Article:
More genetic evidence for BMI cardiometabolic risk
medwireNews: A mendelian randomization analysis adds to the evidence that body mass index (BMI) leads directly to type 2 diabetes, elevated blood pressure, and coronary heart disease.
The study, which appears in JAMA Cardiology is similar to one published earlier this year, which also employed mendelian randomization, and, indeed, much of the same study population, but focused on waist-to-hip ratio, adjusted for BMI, to explore the risks associated with abdominal obesity. Like the current study, it reported a strong link with increased cardiometabolic risk.
The current analysis used 93 single-nucleotide polymorphisms linked to BMI in previous genome-wide association studies and applied them to 119,859 individuals, aged an average of 57 years with an average BMI of 27.53 kg/m2, from the UK Biobank.
Donald Lyall (University of Glasgow, UK) and co-researchers found that each 1 standard deviation increase in genetic risk for higher BMI was associated with a significant 1.64-fold increased likelihood for having hypertension and 1.35-fold increased likelihood for having coronary heart disease.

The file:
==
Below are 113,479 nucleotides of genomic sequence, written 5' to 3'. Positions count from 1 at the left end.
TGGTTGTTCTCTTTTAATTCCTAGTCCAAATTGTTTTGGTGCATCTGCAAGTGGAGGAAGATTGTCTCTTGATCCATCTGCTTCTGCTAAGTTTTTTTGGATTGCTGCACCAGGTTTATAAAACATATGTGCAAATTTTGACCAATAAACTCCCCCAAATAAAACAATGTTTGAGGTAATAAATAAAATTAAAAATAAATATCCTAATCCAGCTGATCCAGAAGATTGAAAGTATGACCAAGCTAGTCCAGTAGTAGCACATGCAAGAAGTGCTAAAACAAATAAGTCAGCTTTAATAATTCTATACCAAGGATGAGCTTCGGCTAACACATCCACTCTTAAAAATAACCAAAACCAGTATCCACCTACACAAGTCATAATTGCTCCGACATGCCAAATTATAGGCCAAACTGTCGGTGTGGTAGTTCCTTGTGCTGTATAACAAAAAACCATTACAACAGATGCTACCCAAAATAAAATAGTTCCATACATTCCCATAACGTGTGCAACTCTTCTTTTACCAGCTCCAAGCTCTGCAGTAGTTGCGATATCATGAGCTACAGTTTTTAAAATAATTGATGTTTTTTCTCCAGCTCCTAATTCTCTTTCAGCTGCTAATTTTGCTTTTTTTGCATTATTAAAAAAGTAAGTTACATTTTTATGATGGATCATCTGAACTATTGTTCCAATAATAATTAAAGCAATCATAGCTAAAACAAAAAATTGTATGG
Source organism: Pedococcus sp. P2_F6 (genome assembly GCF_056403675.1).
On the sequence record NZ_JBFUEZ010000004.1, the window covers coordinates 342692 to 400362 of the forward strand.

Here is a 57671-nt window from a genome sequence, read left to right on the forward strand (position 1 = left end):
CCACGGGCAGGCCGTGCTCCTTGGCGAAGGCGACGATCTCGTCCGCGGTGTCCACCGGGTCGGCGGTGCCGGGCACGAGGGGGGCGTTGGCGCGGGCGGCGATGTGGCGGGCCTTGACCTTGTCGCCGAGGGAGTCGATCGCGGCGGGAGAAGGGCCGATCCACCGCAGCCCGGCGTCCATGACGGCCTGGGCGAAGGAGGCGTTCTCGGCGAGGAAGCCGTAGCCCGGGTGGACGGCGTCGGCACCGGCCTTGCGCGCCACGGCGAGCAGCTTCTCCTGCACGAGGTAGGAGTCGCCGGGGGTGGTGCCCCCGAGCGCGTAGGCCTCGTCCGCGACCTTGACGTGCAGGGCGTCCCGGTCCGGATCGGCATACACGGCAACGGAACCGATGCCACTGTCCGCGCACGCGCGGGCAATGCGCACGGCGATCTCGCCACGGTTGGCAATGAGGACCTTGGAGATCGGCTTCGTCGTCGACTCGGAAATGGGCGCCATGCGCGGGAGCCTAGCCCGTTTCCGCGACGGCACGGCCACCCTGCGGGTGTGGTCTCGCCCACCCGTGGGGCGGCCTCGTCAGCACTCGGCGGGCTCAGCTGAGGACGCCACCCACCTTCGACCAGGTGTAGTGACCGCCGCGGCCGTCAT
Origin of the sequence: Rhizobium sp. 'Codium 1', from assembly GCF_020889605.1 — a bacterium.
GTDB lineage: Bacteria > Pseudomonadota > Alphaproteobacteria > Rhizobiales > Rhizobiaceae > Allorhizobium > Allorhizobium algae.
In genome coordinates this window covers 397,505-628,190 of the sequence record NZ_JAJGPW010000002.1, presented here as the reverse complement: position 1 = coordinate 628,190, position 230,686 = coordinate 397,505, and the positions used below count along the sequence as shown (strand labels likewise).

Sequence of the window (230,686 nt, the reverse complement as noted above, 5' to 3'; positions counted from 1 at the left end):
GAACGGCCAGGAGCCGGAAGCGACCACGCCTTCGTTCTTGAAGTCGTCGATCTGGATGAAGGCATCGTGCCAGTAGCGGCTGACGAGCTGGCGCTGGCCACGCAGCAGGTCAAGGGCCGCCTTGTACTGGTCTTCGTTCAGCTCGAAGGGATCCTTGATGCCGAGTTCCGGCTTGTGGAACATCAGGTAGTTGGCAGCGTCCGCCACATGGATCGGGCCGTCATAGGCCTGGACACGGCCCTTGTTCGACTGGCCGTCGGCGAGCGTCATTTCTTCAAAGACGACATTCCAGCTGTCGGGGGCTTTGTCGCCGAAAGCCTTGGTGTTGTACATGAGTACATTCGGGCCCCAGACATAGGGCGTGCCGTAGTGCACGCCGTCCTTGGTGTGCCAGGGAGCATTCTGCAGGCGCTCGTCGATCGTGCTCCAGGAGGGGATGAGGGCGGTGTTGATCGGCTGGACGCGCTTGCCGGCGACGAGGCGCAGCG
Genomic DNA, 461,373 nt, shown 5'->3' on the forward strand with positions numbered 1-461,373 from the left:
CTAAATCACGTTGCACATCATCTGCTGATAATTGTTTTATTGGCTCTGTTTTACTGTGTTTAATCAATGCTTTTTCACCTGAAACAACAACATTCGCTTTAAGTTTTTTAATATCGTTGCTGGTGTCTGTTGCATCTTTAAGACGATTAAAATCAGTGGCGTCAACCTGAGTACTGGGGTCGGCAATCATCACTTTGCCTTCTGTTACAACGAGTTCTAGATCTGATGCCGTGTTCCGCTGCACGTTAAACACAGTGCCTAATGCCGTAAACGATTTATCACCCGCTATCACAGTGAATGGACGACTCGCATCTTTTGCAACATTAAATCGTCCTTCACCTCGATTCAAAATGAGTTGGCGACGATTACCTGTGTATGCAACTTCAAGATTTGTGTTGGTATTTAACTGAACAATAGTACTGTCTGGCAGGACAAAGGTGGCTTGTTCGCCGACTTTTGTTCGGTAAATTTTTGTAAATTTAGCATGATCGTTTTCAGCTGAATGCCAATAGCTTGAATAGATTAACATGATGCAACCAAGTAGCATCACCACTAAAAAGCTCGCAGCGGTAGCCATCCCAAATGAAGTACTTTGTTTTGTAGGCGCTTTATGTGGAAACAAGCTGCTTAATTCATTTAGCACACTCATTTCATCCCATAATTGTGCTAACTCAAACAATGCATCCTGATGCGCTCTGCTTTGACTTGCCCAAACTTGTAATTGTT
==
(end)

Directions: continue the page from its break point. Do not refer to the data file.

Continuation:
These risk increases were similar in size to those observed for the cross-sectional relationship between these outcomes and participants’ measured BMI. Diabetes, however, was more strongly associated with participants’ genetic propensity to BMI than with their measured BMI, at respective odds ratios of 2.53 and 1.97.
“This is often the case in [mendelian randomization] analyses since the genetic instrument represents a lifelong exposure to a risk factor and minimizes regression dilution bias,” observe the researchers.
They conclude: “Body mass index represents an important modifiable risk factor for ameliorating the risk of cardiometabolic disease in the general population.”
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